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Counting Sheep Blog
Myths About Wool #3
As you may have read from our previous blogs (Wool Myth #1 and Wool Myth #2), the demand for wool products grows each day – thanks in part to better industry standards and knowledge about the many benefits of wool.
However, there are still a lot of us who don’t know much about this amazing fabric.
In this next installment, we’ll explain the facts behind another common misunderstanding about wool…
Myth #3: Wool is environmentally hazardous
Most of us are conscious of our impact on the environment. We see blue oceans, green mountains, and we want to keep our Earth a healthy place to live for generations to come. It can be tricky choosing the products we need to live a natural lifestyle without compromising too much.
So how does wool stand up?
Here are the facts:
- Wool is biodegradable: If buried in the ground, wool will completely break down into the elements it’s composed of, such as nitrogen, carbon and oxygen. Read about a very interesting experiment demonstrating the biodegradability of wool in England, hosted by HRH Charles The Prince of Wales, the Patron for the Campaign for Wool.
- Wool is compostable: Because wool is a protein fiber, it quickly disintegrates while contributing nutrients back into the soil.
- Wool is a renewable resource: Wool is harvested annually from living sheep which will regrow their fleece when provided adequate nutrients. Sheep are considered a low-impact ruminant (grazing) animal because they’ll eat a wide range of food and live just about anywhere. Land that cannot be used for much else is a perfect place for happy sheep to live. Some experts have shown that responsibly managed pastures for livestock can actually create carbon sinks which neutralize greenhouse gas emissions.
- Wool is a reusable resource: Wool is a popular fabric used in upcycled products because of the durability of the fibers. Got a wool sweater that’s no longer a favorite? Don’t throw it away! Get creative and reuse that wool for a “new” scarf or homemade wool dryer balls. (Want to know what wool dryer balls are? We sell them on our site and we will be doing a blog about them soon). Check out some of these amazing creations repurposed from old wool sweaters on Pinterest. When taken care of properly, our wool mattresses and pillows can last a lifetime. And of course our wool products can always be refurbished by our expert production team at anytime to meet your needs. That means there’s no landfill waste.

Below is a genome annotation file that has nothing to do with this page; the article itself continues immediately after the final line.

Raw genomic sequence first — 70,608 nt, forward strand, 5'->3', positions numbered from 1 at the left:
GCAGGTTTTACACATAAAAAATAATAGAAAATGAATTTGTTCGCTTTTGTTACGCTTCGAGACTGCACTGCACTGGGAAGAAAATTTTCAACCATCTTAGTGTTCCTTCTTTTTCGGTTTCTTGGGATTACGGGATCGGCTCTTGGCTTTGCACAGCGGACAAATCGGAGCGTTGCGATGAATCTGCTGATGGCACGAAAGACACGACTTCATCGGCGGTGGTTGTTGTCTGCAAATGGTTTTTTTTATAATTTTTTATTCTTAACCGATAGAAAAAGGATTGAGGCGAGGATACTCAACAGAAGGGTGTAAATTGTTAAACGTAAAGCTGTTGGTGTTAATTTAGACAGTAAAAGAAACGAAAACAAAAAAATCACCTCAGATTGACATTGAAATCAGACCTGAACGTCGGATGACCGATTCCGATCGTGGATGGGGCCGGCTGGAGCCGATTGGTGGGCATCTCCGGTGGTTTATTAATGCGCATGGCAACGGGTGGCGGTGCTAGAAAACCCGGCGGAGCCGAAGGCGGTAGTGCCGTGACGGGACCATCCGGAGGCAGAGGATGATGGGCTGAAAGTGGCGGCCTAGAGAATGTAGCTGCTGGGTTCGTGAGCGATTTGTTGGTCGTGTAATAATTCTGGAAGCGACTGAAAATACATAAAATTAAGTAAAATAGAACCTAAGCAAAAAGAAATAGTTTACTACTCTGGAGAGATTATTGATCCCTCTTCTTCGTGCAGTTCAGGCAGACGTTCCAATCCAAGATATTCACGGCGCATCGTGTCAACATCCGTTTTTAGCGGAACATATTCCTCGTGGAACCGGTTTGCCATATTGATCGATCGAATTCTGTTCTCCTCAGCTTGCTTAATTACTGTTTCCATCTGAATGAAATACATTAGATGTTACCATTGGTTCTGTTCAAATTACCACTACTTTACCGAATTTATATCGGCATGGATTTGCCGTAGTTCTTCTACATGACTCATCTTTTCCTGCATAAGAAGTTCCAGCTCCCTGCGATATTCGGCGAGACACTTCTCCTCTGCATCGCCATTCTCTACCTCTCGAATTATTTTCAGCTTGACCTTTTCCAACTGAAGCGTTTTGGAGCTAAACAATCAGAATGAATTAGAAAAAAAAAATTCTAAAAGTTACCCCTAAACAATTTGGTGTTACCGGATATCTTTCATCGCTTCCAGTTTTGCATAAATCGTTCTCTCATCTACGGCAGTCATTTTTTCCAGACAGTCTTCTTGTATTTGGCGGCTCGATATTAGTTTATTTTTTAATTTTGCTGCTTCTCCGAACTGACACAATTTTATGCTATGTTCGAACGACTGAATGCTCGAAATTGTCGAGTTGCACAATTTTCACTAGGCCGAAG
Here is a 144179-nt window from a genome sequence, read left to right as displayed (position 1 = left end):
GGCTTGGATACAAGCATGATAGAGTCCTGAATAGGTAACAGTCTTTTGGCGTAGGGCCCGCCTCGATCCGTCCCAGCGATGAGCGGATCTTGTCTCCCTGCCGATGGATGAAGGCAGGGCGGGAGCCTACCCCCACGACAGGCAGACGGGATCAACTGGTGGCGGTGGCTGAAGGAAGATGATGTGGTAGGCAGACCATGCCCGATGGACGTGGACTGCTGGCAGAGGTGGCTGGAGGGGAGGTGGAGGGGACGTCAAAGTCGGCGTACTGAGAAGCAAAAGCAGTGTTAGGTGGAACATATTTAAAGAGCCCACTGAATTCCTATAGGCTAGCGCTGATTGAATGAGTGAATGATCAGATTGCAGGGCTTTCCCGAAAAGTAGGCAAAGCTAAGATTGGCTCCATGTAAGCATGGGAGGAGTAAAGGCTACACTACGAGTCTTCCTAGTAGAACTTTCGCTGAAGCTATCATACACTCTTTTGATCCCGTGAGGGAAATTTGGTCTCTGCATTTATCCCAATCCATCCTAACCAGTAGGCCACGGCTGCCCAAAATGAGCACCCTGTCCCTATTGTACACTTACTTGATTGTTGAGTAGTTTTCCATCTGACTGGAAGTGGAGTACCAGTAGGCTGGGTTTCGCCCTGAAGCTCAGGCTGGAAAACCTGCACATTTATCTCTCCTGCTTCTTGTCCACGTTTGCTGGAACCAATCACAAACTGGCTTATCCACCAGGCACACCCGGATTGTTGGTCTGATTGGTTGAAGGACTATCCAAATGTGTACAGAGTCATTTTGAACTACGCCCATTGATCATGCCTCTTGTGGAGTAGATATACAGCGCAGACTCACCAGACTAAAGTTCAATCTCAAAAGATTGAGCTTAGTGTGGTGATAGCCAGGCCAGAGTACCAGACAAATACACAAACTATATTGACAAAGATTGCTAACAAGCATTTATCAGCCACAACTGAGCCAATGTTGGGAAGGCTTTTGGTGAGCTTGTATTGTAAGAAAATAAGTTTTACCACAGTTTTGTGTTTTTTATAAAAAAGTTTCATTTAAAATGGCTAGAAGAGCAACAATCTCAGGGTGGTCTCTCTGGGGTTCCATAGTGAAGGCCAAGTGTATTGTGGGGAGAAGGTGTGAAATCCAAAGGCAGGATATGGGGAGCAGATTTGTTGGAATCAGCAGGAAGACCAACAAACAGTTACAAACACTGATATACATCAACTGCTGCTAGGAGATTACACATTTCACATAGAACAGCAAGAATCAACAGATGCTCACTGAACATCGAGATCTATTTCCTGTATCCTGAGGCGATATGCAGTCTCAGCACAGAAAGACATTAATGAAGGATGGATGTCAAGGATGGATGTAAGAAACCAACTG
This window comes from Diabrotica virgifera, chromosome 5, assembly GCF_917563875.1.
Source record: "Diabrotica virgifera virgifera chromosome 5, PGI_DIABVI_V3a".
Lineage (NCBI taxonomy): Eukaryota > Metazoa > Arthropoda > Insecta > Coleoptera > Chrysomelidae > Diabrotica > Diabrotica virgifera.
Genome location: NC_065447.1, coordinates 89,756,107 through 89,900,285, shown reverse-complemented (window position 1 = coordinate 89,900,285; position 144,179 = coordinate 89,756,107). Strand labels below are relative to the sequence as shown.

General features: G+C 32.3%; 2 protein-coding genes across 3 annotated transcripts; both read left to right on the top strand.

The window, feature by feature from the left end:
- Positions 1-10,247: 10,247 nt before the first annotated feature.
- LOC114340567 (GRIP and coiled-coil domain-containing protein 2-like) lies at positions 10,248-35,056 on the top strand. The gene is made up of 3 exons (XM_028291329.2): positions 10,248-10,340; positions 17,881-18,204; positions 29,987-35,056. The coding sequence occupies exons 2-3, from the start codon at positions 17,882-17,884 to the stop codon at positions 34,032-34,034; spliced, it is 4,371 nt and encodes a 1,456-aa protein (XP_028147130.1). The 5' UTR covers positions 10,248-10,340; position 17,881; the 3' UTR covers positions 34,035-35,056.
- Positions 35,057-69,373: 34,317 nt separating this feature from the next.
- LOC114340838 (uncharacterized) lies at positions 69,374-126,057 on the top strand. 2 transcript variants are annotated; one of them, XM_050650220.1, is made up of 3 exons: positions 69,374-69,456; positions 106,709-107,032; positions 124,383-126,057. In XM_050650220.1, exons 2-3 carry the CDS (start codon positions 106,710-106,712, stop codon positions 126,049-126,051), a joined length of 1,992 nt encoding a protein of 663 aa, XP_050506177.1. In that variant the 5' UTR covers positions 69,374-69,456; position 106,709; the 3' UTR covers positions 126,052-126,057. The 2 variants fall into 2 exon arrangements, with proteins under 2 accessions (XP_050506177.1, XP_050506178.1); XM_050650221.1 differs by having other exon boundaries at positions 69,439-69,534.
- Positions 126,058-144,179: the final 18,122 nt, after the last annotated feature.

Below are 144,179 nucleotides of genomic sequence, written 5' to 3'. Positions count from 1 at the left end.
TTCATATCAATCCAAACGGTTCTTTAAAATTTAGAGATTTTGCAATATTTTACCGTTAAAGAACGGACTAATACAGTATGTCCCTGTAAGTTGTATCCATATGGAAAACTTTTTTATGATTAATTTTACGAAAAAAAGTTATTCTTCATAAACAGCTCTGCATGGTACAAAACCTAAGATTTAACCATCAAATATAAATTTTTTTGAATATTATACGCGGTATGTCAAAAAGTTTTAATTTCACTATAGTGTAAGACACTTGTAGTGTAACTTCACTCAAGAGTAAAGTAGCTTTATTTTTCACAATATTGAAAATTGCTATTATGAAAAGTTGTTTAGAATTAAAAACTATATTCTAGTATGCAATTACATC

- Wool is local: The wool we buy for all our products comes directly from family farms in Southern Oregon and Northern California. This means a much smaller carbon footprint since our wool doesn’t travel from foreign countries before we’re able to put it into production.
- Wool uses no chemicals: We don’t buy wool from farmers who chemically dip their sheep. The wool we source uses no chemicals to clean. In fact, our wool gets tested annually by independent organizations such as OEKO to ensure hazardous chemicals don’t find their way into your home. Also, because of the natural flame-resistant properties of wool, we don’t need any chemicals to have our mattresses and pillows meet federal law flammability requirements.
- Wool uses small amounts of water: Our wool uses very little water to manufacture or clean. Also, because of its stain and odor-resistant properties, it requires less cleaning than other fibers once it’s in your home.
But don’t sheep contribute to greenhouse emissions?
Yes. It’s important to note that the sheep themselves do contribute to greenhouse emissions by way of…eh-hem…flatulence, shall we say? They also can have a significant impact on the land they’re raised on, causing pollution in the watershed and erosion where they graze.
At Shepherd’s Dream, we make it our business to source our wool from places where this is kept to a minimum, where farmers don’t over-graze or overcrowd their sheep, and where the land is kept in a renewable state.
Another important fact to consider is that all fabrics are made from something that has a negative impact on the environment, whether it’s methane released by the animal that the fabric is sourced from or residual chemicals from pesticides in the ground where the plant (such as cotton) is grown.
Synthetic fabrics may not involve any animals or plants, but they use a vast amount of chemicals and water to produce, and these materials continue to shed pollutants into the watershed when washed by the purchaser.
You, the consumer, must decide what you’re comfortable with.
So is wool baaad for the environment?
When responsibly produced and manufactured, as is our standard here at Shepherd’s Dream, the answer is – absolutely not. As always, we wish you sweet dreams and hope to help you sleep your natural (and environmentally-friendly) best!